Vancouver Should Consider the Ward System This Election Season

Changing the way we elect city officials could improve racial diversity in municipal government

(Kristen Frier)

Following a CBC analysis that concluded that approximately 90 per cent of elected municipal officials in Metro Vancouver are white, questions are being raised about what could be done to more accurately represent the voices of 49 per cent of people in the region who identify as non-white minorities. When systems of power like municipal governments fail to include the voices of BIPOC people, it stands to reason that they likely also fail to reflect the perspectives and fully consider the needs of racialized folks in their decision-making, which is intensely and undeniably problematic.

One of the more popular suggestions for how to remedy this stark inequality is to convert Metro Vancouver’s at-large municipal electoral system into a ward system. Ward systems are widely believed to be more conducive to creating city councils which more fairly represent the racial demographics of the city because they require councillors to run in elections confined to their local neighbourhoods rather than city-wide elections. This means that voters are able to support candidates from their own neighbourhood, which they may feel will help when it comes to representing their interests on city council. It ensures that councillors come from places everywhere in the city instead of a smaller number of concentrated regions. Many cities in Canada use the ward system, including Ottawa and Toronto, and research suggests that ward systems can reduce the chances of disproportionate community and racial representation.

For example, Vancouver lists a total of 23 neighbourhoods on the city’s website, all of which are collectively represented by 10 city councillors and the mayor. Even if each of those representatives live in a different neighbourhood, that still leaves 12 neighbourhoods, or 52 per cent of the entire geographic area of the city, without any local representation on council.

Ward systems also increase voter turnout while at-large systems tend to reduce turnout, as Kennedy Stewart himself wrote in his MA thesis at SFU in 1995. The issue of low voter turnout also overlaps with a lack of non-white racial representation at the polls, as shown by the most recent civic election in Vancouver. According to the 2018 election review published last year, “Caucasian Vancouverites are significantly more likely to be voters, while visible minority groups are significantly less likely to be voters.” Despite the city’s efforts to change this through various outreach, funding, and communication and consultation efforts, it’s still a widespread problem.

This isn’t to say that switching to a ward system would guarantee increased racial diversity in municipal government leadership. Only four out of 25 city councillors in Toronto are non-white. Despite the fact that Toronto has had a ward system for over a century, the Ontario provincial government slashed the number of city councillors by nearly half in 2019 before the municipal election, and the people who were elected were mostly white incumbents who many believe were able to use their name recognition to win. This may constitute an example of how this kind of systemic reform can’t do anything to curb the already established political capital and control of the incumbent representatives, which would mean that Vancouver’s city council would look mostly the same as it does now.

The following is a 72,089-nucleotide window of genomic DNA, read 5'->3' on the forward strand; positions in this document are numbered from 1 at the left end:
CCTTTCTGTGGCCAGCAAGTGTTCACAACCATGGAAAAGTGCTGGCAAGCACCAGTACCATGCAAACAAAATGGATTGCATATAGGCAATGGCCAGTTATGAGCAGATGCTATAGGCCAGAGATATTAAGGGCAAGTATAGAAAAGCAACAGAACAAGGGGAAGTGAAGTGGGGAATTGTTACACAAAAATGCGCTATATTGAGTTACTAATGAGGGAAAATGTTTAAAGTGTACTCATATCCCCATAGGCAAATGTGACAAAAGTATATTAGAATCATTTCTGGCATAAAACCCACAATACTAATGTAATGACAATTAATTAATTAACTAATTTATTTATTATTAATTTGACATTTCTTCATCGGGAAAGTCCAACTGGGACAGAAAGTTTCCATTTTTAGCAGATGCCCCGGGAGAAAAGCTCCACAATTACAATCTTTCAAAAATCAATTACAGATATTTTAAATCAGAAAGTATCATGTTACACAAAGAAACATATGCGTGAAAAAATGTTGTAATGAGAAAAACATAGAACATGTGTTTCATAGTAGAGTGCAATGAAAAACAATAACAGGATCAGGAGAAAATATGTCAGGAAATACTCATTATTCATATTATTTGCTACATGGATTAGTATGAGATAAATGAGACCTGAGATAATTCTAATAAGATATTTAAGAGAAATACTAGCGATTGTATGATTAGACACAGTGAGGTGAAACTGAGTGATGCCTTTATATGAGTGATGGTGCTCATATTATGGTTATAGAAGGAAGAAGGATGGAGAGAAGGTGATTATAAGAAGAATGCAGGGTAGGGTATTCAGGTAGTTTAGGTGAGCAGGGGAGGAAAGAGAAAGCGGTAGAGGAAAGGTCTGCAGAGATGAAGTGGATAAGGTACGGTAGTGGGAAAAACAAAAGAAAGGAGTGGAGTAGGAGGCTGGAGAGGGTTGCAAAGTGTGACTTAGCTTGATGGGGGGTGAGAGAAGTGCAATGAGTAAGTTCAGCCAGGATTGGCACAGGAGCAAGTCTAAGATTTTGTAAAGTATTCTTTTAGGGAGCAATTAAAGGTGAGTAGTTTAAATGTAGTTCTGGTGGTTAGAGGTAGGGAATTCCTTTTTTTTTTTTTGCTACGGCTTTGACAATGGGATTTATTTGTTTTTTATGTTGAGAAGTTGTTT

Running in a municipal election is difficult and costly, and building public trust and a reputation in governance takes time — time which all of the current councillors have benefitted from, and which hopeful newcomers haven’t. Even if Metro Vancouver were to switch over to a ward system, it could still be an uphill battle for those wanting to change the status quo, including the racial makeup of elected leadership.

And then there’s the process of actually switching over to the new system, which could be an uphill battle in and of itself. Since 1935, when wards were first abolished in Vancouver, there have been multiple referenda proposed which aimed to transition the Metro Vancouver region’s municipality structure to that of a ward system, the most recent of which was in 2004. Obviously, all of them were defeated. These referendum procedures are expensive and politically contentious, and are also daunted by the same turnout issues as municipal elections.

In spite of this, opting to switch to a ward electoral system still sounds like one of the best chances we have to bring about real systemic change to a governance structure which is categorically dominated by white people — which is why it may be worth looking into again.

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